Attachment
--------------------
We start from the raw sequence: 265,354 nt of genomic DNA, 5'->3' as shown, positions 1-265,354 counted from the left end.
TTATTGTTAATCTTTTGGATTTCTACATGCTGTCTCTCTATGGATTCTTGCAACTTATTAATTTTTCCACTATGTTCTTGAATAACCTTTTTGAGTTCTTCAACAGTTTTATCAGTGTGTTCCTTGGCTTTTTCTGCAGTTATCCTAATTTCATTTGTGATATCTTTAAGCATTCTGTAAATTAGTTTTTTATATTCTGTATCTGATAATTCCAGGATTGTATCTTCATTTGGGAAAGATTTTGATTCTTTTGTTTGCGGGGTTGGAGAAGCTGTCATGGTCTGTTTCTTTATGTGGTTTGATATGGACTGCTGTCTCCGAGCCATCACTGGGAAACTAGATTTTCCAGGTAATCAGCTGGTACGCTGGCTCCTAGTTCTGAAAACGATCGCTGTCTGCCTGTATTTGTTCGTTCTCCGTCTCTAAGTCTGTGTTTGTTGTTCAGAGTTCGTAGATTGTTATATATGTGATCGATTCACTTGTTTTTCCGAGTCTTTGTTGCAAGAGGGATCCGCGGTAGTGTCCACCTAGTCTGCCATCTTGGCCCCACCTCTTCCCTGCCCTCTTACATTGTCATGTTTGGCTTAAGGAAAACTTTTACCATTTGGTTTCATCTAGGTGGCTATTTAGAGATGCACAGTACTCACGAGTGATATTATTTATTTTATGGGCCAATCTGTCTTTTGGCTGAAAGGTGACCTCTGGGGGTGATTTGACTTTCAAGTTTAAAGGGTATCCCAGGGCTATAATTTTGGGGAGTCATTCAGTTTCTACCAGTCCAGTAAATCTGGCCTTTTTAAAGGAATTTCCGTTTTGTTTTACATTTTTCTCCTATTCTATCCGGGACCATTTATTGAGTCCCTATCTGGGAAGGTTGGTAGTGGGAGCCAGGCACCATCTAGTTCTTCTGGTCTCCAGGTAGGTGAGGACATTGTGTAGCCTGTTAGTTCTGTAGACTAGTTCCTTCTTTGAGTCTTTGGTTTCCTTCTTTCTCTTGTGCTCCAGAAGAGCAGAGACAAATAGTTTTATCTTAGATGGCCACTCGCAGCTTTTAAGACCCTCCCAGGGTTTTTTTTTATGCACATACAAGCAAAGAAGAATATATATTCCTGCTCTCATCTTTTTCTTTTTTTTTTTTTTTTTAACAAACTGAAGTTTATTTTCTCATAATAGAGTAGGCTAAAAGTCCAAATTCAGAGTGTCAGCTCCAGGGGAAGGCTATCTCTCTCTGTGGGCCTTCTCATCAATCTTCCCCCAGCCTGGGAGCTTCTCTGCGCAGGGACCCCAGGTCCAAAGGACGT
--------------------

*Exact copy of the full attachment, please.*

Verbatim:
We start from the raw sequence: 265,354 nt of genomic DNA, 5'->3' as shown, positions 1-265,354 counted from the left end.
TTATTGTTAATCTTTTGGATTTCTACATGCTGTCTCTCTATGGATTCTTGCAACTTATTAATTTTTCCACTATGTTCTTGAATAACCTTTTTGAGTTCTTCAACAGTTTTATCAGTGTGTTCCTTGGCTTTTTCTGCAGTTATCCTAATTTCATTTGTGATATCTTTAAGCATTCTGTAAATTAGTTTTTTATATTCTGTATCTGATAATTCCAGGATTGTATCTTCATTTGGGAAAGATTTTGATTCTTTTGTTTGCGGGGTTGGAGAAGCTGTCATGGTCTGTTTCTTTATGTGGTTTGATATGGACTGCTGTCTCCGAGCCATCACTGGGAAACTAGATTTTCCAGGTAATCAGCTGGTACGCTGGCTCCTAGTTCTGAAAACGATCGCTGTCTGCCTGTATTTGTTCGTTCTCCGTCTCTAAGTCTGTGTTTGTTGTTCAGAGTTCGTAGATTGTTATATATGTGATCGATTCACTTGTTTTTCCGAGTCTTTGTTGCAAGAGGGATCCGCGGTAGTGTCCACCTAGTCTGCCATCTTGGCCCCACCTCTTCCCTGCCCTCTTACATTGTCATGTTTGGCTTAAGGAAAACTTTTACCATTTGGTTTCATCTAGGTGGCTATTTAGAGATGCACAGTACTCACGAGTGATATTATTTATTTTATGGGCCAATCTGTCTTTTGGCTGAAAGGTGACCTCTGGGGGTGATTTGACTTTCAAGTTTAAAGGGTATCCCAGGGCTATAATTTTGGGGAGTCATTCAGTTTCTACCAGTCCAGTAAATCTGGCCTTTTTAAAGGAATTTCCGTTTTGTTTTACATTTTTCTCCTATTCTATCCGGGACCATTTATTGAGTCCCTATCTGGGAAGGTTGGTAGTGGGAGCCAGGCACCATCTAGTTCTTCTGGTCTCCAGGTAGGTGAGGACATTGTGTAGCCTGTTAGTTCTGTAGACTAGTTCCTTCTTTGAGTCTTTGGTTTCCTTCTTTCTCTTGTGCTCCAGAAGAGCAGAGACAAATAGTTTTATCTTAGATGGCCACTCGCAGCTTTTAAGACCCTCCCAGGGTTTTTTTTTATGCACATACAAGCAAAGAAGAATATATATTCCTGCTCTCATCTTTTTCTTTTTTTTTTTTTTTTTAACAAACTGAAGTTTATTTTCTCATAATAGAGTAGGCTAAAAGTCCAAATTCAGAGTGTCAGCTCCAGGGGAAGGCTATCTCTCTCTGTGGGCCTTCTCATCAATCTTCCCCCAGCCTGGGAGCTTCTCTGCGCAGGGACCCCAGGTCCAAAGGACGT